California Genealogy and History Archives
|William Christopher Howard
Alike as the scene of childhood pleasures and the strenuous activities of manhood, Sonoma county is endeared to this native son, who has witnessed the gradual transformation of the region from its primeval wild and undeveloped condition to a state of prosperous fertility in harmony with the progressive tendencies of the people. When he was a young lad much of his time was devoted to hunting and he became an expert marksman, supplying the family larder with every kind of wild game that the locality afforded. With the incoming of settlers in large numbers the game became less plentiful, but he is still able to secure numerous trophies of his skill with the rifle, and has a local reputation for hunting the deer in their season. He still makes his home in Occidental, where he was born in 1868 and where practically all of his busy life has been passed, the only exception being a period of fourteen months spent in San Francisco as an employe of the California Street Car Company.
The residents of Sonoma county and particularly those associated with the local early history recall with interest the personality of that early settler and honored citizens, William Howard, who came to this part of the state in a very early day and contributed his quota to local development, being especially active in village affairs at Occidental, his home town. A native of Copenhagen, Denmark, he came to Occidental in the Ď50s and engaged in the stock business. While he did not accumulate large means he gained that which is more to be desired, viz.: the esteem of associates and the warm regard of acquaintances. To his children he gave such opportunities as his limited means permitted, and his son, William C., was sent to the local schools until he had completed the regular course of study, after which he took up the task of earning a livelihood. Going to San Francisco he remained for fourteen months, but at the expiration of that time he returned to Occidental and embarked in the transfer business, which he conducted for three years. Next he entered the employ of the Northern pacific Railroad Company as a bridge carpenter, and for seven years he remained in the same position since which time he has been continuously engaged as section foreman on the Northwestern Pacific Railroad, with headquarters at Occidental, his native village.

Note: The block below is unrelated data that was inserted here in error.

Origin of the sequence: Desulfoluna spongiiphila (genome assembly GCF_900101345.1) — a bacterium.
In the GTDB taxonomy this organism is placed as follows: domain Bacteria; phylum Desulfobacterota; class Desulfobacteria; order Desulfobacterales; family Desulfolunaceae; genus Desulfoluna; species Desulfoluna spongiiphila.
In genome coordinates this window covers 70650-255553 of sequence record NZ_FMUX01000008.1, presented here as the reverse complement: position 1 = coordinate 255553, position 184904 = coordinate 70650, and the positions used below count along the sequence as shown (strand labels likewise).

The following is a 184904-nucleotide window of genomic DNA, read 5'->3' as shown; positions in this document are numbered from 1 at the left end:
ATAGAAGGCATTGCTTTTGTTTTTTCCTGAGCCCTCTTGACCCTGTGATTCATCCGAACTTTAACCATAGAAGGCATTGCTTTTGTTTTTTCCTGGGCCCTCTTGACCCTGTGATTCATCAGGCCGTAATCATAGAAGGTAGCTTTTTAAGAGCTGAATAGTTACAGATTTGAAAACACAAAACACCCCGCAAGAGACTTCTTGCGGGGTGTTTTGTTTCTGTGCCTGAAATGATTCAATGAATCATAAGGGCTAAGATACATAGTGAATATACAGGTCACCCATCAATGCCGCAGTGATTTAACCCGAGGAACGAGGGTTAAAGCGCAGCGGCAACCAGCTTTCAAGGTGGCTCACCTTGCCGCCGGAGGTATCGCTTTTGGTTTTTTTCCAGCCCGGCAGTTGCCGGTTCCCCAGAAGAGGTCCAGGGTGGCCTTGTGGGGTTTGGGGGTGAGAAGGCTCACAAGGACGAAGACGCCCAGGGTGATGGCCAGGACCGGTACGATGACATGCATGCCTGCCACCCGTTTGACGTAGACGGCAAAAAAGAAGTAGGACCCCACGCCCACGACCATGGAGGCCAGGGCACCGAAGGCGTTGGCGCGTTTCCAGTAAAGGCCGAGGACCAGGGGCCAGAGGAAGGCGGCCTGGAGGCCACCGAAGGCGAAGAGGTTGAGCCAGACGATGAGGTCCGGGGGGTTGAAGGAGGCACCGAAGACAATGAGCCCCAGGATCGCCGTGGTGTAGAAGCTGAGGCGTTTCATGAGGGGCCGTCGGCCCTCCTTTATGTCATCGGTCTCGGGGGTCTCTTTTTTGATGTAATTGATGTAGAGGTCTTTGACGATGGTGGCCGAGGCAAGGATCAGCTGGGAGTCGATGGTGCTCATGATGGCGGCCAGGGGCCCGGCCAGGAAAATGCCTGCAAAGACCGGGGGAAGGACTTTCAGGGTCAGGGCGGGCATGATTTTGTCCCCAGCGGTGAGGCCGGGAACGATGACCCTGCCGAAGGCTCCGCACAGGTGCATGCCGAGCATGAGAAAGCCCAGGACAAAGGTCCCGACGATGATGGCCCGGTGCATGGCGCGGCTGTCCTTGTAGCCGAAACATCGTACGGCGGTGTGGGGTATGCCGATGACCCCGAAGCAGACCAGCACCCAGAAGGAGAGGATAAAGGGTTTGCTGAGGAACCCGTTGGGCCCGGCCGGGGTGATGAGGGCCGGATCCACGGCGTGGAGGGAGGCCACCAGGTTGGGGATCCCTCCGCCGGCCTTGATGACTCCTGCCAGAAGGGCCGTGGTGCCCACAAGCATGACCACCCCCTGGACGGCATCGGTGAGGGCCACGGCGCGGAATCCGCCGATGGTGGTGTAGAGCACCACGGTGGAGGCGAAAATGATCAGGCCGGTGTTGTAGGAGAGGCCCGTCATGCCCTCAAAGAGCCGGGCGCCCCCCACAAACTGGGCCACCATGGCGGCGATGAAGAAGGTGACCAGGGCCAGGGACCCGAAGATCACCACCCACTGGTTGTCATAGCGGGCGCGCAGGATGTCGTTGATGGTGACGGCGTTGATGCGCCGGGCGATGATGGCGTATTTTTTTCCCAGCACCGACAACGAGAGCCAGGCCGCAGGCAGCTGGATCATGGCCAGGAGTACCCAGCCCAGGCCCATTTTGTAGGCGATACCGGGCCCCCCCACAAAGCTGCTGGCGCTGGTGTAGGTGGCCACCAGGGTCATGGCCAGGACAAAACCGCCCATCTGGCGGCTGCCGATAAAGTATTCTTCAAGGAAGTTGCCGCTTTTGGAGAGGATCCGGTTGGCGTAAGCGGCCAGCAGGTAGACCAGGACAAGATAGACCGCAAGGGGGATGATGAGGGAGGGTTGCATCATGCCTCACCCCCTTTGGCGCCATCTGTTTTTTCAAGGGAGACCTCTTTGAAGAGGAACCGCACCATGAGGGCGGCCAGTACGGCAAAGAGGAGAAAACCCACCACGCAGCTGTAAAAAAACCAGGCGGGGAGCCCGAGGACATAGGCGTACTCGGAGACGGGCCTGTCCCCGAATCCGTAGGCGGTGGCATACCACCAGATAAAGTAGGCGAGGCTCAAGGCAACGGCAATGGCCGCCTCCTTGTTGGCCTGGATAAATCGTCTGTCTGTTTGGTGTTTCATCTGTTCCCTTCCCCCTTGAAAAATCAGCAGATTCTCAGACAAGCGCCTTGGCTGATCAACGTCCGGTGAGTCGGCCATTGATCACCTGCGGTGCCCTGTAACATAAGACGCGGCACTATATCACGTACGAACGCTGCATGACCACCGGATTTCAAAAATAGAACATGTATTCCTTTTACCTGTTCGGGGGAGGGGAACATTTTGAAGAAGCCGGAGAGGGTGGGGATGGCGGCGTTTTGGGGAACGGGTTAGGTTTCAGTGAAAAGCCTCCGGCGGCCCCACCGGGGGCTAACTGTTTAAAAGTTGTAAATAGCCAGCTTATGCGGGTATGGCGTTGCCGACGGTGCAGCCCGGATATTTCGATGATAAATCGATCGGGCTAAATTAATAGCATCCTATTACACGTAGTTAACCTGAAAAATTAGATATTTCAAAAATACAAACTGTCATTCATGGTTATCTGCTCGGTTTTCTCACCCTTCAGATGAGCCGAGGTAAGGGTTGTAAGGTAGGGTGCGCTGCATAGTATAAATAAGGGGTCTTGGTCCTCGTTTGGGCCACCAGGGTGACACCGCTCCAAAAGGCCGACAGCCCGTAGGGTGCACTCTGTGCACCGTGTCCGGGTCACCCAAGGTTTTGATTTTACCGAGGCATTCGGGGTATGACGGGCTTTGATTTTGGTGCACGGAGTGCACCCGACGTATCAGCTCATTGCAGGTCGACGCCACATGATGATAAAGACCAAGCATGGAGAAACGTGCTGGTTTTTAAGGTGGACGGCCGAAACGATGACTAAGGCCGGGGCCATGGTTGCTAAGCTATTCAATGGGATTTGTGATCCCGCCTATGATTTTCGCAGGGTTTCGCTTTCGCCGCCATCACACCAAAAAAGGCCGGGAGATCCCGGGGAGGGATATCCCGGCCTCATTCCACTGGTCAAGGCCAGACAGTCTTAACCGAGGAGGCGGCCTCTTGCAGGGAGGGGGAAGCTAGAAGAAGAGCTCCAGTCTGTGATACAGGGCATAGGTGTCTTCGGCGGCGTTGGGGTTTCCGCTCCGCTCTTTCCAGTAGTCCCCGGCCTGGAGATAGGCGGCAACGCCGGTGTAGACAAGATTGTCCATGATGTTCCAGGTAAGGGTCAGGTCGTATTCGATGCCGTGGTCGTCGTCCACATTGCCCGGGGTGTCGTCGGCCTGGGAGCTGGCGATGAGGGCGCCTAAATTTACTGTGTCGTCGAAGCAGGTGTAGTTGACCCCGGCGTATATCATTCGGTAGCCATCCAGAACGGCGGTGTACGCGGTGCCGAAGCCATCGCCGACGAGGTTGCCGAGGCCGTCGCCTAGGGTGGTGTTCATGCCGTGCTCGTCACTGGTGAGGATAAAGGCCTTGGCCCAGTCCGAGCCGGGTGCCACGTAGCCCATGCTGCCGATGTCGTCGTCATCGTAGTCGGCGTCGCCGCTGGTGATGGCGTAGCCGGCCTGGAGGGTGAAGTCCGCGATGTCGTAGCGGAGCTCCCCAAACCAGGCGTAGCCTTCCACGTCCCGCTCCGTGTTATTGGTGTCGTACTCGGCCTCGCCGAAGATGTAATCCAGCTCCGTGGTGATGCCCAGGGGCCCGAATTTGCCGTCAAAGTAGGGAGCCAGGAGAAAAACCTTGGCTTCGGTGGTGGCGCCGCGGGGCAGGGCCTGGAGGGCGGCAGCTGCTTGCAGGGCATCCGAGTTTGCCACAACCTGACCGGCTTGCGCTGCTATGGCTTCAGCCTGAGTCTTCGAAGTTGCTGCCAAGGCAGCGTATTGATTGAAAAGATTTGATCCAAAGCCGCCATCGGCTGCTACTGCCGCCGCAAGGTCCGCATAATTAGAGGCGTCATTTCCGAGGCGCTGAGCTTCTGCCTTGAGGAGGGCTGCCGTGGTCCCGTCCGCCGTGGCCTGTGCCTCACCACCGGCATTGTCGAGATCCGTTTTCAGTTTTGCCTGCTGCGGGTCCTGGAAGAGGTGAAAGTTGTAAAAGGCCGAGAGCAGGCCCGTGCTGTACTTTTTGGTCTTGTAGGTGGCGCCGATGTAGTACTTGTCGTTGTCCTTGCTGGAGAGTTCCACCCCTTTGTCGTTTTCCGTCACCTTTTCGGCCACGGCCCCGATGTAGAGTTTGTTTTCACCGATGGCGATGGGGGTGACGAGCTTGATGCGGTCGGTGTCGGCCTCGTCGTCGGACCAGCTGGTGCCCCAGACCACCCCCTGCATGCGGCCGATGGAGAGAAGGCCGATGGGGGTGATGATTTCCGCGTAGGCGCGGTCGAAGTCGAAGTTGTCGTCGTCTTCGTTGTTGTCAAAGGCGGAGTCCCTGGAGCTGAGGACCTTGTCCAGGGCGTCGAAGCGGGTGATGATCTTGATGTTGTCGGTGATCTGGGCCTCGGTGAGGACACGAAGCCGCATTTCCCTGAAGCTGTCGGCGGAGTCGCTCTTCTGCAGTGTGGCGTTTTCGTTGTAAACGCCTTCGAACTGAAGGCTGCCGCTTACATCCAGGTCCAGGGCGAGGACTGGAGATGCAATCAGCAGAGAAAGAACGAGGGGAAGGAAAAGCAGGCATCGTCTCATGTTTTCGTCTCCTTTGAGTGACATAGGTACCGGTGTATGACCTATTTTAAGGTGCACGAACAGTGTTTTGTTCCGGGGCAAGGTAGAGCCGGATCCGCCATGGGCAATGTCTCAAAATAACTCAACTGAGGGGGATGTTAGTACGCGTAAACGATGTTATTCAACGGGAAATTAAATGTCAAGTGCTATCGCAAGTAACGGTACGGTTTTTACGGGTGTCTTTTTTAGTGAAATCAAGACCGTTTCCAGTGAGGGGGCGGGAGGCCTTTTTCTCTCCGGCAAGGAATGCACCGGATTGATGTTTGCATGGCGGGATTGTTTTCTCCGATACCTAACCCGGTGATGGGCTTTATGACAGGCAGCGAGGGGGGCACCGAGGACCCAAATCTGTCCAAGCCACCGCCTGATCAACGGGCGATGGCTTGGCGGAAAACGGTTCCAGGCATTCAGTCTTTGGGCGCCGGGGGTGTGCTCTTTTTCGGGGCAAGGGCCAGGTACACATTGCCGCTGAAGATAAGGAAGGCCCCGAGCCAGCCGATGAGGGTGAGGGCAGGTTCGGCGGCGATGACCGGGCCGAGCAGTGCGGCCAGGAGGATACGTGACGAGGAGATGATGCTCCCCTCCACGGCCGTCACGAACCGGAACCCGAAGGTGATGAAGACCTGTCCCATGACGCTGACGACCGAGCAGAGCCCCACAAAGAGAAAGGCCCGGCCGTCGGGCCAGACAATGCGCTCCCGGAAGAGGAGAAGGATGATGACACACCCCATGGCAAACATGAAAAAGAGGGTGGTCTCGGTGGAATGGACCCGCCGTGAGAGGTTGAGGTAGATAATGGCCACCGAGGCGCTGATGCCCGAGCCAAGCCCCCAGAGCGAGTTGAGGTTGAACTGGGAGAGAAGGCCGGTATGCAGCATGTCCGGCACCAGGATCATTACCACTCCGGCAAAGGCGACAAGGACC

The marriage of William C. Howard was solemnized in 1893 and united him with an attractive Italian girl, Tresa Franceska, who had come to this country in childhood from her native Italy. Only one child blessed the union. This daughter, Mabel Caroline, was born at Occidental in 1894 and has been given splendid advantages, being a graduate of the Meeker grammar school and also a talented musician. The family has a large circle of friends and enjoys the regard of all with whom business or social relations bring them in contact. While interested in all movements for the general welfare, Mr. Howard has never sought political prominence nor is he indentified with any of the fraternities. In casting his ballot he supports the men whom he considers best qualified for public service, studying their ability and character rather than their partisan views. The responsibilities of his position are such that he cannot identify himself actively with public enterprises, yet he has proved himself to be patriotic and progressive. Such men, industrious, loyal and well-informed, form the bulwark of the community and our nationís chief source of strength.
Transcribed by Peggy Hooper 2011